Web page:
Saudi women given voting rights

King Abdullah says women will be allowed to run as candidates in municipal polls and will even have a right to vote.

    Saudi women will have the right to join the advisory Shura Council (consultative assembly) as full members and participate in future municipal elections, King Abdullah has said.

    The announcement came days before municipal elections where women will be excluded.

    "Because we refuse to marginalise women in society in all roles that comply with sharia, we have decided, after deliberation with our senior ulama [clerics] and others ... to involve women in the Shura Council as members, starting from the next term," Abdullah said on Sunday in a speech delivered to the Shura Council.

    "Women will be able to run as candidates in the municipal election and will even have a right to vote," Abdullah said.

    Restrictions

    The decision means women will take part in the elections to be held in four years. Nominations for municipal polls on Thursday are already in.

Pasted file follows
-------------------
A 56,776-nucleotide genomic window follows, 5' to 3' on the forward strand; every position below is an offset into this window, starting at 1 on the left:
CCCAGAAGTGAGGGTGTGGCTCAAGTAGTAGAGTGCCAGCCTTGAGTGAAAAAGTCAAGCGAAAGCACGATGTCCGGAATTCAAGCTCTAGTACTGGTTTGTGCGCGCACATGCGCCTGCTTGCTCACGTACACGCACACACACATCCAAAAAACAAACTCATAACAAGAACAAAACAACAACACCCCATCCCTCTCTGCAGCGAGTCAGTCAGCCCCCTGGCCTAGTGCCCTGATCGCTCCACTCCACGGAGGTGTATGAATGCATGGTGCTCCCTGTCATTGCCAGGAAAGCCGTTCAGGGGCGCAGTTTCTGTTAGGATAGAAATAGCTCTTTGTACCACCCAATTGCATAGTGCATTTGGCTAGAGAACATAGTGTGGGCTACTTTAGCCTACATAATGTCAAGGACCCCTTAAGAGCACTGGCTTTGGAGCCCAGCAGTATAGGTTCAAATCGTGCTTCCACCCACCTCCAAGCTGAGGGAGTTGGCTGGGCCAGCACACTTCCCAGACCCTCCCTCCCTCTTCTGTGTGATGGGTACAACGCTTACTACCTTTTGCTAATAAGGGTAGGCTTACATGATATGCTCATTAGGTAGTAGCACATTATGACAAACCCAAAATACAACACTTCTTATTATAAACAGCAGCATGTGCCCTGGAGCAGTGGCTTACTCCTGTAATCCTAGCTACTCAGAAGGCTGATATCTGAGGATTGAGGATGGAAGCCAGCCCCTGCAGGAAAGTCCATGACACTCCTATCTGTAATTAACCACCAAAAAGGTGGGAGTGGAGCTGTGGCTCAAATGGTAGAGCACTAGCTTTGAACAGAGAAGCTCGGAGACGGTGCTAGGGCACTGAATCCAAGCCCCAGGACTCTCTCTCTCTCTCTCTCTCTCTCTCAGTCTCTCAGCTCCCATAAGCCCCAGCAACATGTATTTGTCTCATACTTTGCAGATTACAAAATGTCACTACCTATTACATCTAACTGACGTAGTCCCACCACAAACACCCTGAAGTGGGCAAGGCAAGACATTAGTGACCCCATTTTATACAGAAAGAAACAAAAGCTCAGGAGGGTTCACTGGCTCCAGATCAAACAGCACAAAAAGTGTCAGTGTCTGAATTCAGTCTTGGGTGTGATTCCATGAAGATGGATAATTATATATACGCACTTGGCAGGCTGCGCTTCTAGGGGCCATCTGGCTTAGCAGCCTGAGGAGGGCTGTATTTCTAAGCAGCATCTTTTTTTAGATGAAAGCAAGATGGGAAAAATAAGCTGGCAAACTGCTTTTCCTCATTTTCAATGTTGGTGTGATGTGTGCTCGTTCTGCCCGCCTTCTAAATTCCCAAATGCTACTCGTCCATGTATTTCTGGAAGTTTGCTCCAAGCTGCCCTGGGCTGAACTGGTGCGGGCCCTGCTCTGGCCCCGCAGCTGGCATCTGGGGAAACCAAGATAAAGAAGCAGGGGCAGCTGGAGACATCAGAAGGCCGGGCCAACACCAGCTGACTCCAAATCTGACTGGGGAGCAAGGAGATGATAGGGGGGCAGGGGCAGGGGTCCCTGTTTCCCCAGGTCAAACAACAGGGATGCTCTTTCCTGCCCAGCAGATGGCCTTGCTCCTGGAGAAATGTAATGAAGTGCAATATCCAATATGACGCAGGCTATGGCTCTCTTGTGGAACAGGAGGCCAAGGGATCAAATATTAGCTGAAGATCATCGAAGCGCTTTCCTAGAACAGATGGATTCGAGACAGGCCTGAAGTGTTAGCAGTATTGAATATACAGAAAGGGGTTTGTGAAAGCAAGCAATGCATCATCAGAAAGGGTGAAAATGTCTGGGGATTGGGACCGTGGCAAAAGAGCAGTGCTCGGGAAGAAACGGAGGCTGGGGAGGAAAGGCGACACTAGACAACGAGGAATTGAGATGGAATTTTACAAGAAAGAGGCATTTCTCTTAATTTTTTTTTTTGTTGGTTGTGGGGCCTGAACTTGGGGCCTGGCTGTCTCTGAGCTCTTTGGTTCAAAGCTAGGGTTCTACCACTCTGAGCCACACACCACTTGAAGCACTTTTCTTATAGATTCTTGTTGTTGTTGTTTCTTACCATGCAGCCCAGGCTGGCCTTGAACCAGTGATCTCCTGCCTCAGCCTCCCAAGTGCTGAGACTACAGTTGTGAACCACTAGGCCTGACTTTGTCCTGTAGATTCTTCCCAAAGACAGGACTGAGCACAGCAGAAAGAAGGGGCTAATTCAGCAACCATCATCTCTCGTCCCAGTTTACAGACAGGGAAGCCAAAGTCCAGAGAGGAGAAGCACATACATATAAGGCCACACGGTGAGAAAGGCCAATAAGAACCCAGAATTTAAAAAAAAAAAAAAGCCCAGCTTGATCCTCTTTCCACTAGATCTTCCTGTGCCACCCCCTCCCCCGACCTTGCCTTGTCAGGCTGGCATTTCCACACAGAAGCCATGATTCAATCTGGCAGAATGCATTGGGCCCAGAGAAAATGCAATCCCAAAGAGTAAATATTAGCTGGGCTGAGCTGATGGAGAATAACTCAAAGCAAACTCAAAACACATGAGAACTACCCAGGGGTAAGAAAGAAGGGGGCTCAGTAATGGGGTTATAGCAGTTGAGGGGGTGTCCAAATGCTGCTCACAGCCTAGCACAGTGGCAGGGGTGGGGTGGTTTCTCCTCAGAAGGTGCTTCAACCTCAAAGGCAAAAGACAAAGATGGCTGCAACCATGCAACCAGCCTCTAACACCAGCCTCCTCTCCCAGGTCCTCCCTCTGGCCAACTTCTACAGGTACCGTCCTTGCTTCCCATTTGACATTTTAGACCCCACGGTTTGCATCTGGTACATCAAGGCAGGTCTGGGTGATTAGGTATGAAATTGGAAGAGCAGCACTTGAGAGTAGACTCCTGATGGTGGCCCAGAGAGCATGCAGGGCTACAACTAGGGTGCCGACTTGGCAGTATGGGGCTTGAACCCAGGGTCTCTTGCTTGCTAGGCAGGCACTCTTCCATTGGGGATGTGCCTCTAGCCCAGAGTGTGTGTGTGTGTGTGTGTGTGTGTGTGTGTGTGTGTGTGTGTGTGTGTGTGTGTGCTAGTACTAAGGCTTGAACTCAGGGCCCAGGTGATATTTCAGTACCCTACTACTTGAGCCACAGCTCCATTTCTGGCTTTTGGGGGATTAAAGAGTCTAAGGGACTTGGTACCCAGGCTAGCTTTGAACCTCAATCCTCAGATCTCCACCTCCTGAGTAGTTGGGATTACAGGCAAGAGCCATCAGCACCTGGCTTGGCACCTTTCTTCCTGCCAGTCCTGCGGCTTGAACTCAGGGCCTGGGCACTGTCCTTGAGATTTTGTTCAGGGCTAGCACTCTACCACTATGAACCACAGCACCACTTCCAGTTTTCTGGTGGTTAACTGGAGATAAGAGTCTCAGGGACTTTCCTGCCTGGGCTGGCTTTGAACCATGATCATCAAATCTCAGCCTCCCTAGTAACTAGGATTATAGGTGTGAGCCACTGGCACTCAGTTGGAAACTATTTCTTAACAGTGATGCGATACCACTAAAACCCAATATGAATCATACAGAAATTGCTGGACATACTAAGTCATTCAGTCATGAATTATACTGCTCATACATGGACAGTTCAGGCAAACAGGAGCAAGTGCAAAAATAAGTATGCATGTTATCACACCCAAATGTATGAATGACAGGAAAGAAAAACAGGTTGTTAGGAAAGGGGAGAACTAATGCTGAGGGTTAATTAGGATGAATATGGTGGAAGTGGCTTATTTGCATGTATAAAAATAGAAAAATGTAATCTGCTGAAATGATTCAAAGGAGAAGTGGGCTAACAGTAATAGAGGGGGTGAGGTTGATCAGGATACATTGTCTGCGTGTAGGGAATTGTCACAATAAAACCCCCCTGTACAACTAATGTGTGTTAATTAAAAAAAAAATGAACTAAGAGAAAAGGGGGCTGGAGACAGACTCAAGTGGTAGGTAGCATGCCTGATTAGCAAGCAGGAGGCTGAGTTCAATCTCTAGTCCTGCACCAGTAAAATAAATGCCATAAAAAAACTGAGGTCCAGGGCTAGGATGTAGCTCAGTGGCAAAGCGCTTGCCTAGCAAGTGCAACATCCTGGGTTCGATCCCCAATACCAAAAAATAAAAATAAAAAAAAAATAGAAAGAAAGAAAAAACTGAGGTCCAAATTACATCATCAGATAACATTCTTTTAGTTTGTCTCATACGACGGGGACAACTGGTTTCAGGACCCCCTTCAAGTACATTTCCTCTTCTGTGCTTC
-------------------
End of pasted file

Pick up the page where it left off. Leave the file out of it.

Women in the ultra-conservative Gulf kingdom are not allowed to drive.

    Activists in the country have long called for greater rights for women, who are barred from travelling, working or having medical operations without the permission of a male relative.

    More than 5,000 men will compete in Thursday's municipal elections, only the second in Saudi Arabia's history, to fill half the seats in the kingdom's 285 municipal councils. The other half are appointed by the government.

    The first elections were held in 2005, but the government extended the existing councils' term for two more years.

    More than 60 Saudi intellectuals and activists have called for a boycott of the ballot for excluding women.

    SOURCE: Agencies


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